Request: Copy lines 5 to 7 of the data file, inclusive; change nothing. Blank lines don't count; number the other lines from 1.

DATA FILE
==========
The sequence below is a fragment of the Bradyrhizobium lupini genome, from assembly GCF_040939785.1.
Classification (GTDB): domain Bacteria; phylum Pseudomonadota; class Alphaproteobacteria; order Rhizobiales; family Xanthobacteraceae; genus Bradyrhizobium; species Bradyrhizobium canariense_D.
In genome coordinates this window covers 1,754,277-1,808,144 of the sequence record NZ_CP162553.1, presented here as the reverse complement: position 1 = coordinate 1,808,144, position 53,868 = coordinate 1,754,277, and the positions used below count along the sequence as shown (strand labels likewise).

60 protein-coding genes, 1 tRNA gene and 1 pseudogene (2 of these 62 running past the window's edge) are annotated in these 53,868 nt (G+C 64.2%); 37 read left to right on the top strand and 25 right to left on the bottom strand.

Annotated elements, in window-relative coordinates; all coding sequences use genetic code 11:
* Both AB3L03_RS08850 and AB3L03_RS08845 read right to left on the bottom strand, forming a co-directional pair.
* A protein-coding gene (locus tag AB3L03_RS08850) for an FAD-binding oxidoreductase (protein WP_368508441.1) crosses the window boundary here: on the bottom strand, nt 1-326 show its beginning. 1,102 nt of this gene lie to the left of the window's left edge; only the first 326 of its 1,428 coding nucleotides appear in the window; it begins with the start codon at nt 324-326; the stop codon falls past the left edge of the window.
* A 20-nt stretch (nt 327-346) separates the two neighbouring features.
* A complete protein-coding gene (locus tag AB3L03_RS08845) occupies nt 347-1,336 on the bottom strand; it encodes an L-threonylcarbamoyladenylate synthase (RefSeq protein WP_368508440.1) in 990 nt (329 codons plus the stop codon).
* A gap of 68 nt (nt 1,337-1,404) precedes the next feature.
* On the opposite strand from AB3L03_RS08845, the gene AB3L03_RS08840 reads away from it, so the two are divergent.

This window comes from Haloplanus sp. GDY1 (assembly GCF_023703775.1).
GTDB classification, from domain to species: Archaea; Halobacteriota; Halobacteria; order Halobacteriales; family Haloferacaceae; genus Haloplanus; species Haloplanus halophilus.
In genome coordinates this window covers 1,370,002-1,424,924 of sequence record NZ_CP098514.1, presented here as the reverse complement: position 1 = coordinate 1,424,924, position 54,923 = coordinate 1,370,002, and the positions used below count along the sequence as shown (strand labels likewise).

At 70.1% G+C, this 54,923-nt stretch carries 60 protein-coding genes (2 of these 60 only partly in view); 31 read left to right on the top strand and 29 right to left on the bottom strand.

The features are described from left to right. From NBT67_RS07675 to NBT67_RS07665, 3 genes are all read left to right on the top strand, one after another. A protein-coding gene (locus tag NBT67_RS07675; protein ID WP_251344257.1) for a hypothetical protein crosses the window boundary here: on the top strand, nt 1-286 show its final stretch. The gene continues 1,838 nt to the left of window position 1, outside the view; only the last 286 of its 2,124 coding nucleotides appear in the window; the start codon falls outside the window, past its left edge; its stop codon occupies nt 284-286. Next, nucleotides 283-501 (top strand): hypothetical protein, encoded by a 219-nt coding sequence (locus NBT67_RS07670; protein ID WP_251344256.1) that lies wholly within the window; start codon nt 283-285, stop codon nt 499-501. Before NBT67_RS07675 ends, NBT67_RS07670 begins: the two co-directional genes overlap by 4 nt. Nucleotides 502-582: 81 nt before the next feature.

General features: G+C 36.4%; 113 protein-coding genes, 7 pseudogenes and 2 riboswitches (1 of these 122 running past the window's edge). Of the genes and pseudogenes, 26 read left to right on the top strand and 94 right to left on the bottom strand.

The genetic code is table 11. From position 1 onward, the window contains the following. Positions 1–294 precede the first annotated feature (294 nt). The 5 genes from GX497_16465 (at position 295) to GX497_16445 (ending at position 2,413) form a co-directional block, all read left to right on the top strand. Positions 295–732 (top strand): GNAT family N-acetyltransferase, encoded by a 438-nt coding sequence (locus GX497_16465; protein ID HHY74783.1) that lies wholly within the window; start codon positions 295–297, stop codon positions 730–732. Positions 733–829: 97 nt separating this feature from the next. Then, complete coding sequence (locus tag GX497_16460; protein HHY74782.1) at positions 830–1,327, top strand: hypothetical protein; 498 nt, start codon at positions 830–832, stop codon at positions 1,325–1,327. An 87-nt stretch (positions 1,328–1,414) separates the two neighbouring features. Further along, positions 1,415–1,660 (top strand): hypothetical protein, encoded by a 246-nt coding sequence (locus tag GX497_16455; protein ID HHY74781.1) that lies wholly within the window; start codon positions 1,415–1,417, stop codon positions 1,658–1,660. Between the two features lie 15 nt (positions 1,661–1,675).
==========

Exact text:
Annotated elements, in window-relative coordinates; all coding sequences use genetic code 11:
* Both AB3L03_RS08850 and AB3L03_RS08845 read right to left on the bottom strand, forming a co-directional pair.
* A protein-coding gene (locus tag AB3L03_RS08850) for an FAD-binding oxidoreductase (protein WP_368508441.1) crosses the window boundary here: on the bottom strand, nt 1-326 show its beginning. 1,102 nt of this gene lie to the left of the window's left edge; only the first 326 of its 1,428 coding nucleotides appear in the window; it begins with the start codon at nt 324-326; the stop codon falls past the left edge of the window.